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Conch

From Academic Kids

Conch

A conch shell
Scientific classification
Kingdom:Animalia
Phylum:Mollusca
Class:Gastropoda
Subclass:Prosobranchia
Order:Mesogastropoda
Superfamily:Stromboidea
Family:Strombidae
Genus:Strombus
Species

See text

The genus Strombus is made up of the true conches (pronounced "Konk") in the family Strombidae. A conch is a sea creature, a mollusk, and more specifically, a marine gastropod. Still, it should be noted that many other gastropods have common names using conch, such as the Horse Conch (Pleuroploca gigantea).

While most Strombid species are extinct, at least 65 species are living. Of these, most are in the Indo-Pacific Oceans while six are in the greater Caribbean region. Living true conch species include the Queen Conch, Strombus gigas, and the West Indian Fighting Conch (Strombus pugilis).

Strombus gigas is included in Appendix II of the UNEP's CITES list of endangered species and international trade is heavily restricted.[1] (http://www.cites.org/eng/app/appendices.shtml)

Contents

Anatomy

Conches have have spirally constructed shells. Depending on species (or aberrant growth patterns), shell growth can be sinistral (left-handed) or dextral (right-handed).

Conches have long eye stalks, a long and narrow aperture, and a siphonal canal with an indentation near the anterior end called a stromboid notch. They also have a foot ending in a pointed, sickle-shaped, horny operculum. They grow a flared lip on their shells upon reaching sexual maturity.

Conches have a characteristic leaping motion, using their pointed, sickle-shaped, horny operculum to propel themselves forward. They lay eggs in long, gelatinous strands.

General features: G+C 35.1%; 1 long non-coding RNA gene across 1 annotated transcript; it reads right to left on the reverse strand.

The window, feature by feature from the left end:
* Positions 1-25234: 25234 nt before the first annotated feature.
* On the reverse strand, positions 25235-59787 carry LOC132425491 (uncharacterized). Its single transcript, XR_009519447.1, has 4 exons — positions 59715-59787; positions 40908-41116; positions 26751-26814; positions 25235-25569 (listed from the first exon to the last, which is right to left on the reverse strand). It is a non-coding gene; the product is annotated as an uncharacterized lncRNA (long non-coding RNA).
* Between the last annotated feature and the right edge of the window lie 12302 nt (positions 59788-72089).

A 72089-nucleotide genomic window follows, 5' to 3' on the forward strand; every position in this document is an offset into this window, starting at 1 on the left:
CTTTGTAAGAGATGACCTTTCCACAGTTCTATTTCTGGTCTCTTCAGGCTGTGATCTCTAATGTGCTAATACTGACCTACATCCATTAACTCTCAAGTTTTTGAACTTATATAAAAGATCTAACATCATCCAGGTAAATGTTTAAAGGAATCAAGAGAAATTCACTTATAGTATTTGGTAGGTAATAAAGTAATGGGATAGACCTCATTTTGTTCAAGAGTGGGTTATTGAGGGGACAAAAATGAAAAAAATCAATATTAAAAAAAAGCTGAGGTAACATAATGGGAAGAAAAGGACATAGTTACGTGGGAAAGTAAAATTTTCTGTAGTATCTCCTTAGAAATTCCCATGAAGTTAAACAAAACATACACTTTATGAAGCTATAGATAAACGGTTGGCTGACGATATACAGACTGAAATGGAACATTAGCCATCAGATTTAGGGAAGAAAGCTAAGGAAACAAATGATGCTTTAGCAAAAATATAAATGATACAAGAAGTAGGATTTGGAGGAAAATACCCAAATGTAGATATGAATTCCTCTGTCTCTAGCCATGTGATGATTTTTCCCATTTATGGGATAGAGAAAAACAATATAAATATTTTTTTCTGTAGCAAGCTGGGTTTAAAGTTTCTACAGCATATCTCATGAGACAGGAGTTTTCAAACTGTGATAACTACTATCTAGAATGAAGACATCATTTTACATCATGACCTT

Human use

The animal inside the shell is eaten, either raw, as in salads, or cooked, as in fritters, chowders, gumbos, and burgers.

Conch shells are sometimes used as crude bugles by removal of the small tip of the shell to form a mouthpiece, as decoration, as decorative planters, ground up to be used as an ingredient in porcelain, and in cameo making. In classic Mayan art, conches are shown being utilized in many ways including as paint and ink holders for elite scribes, as bugle or trumpet, and as hand weapons (held by combatants by inserting their hands in the aperature).

In some countries cleaned Strombus gigus shells are sold to tourists as souvenirs. Without a permit however, export is a breach of CITES regulations and may lead to arrest. This is most likely to occur on return to the tourist's home country while clearing customs.

Conch shells are occasionally used as a building material, either in the place of bricks or as bulk for landfill.

Playing the conch shell

While lacking the range capabillities and tone quality of other brass instruments, the conch shell is still a fun instrument to play. Having no mouthpiece or valves the Embouchure in shell playing is critical. Most shells will only naturally play one note, but with pitch manipulations multiple sounds can be achieved.

The conch as religious symbolism

The Conch in Hindu Tradition

The conch is a major Hindu article of prayer, used as a trumpeting announcement of all sorts. The God of Preservation, Vishnu, is said to hold a special conch, Panchajanya, that represents life as it has come out of life-giving waters. The warriors of ancient India would blow conchs to announce battle, such as is famously represented in the beginning of the war of Kurukshetra in the Mahabharata, the famous Hindu epic. The conch shell is a deep part of Hindu symbolic and religious tradition. To this very day, all Hindus use the conch as a part of their religious practices, blowing it during worship at specific points, accompanied by ceremonial bells.

See also: Krishna

The Conch in Buddist Tradition

Buddhism also has incorporated the conch into its symbolism. See: Buddhist symbolism.

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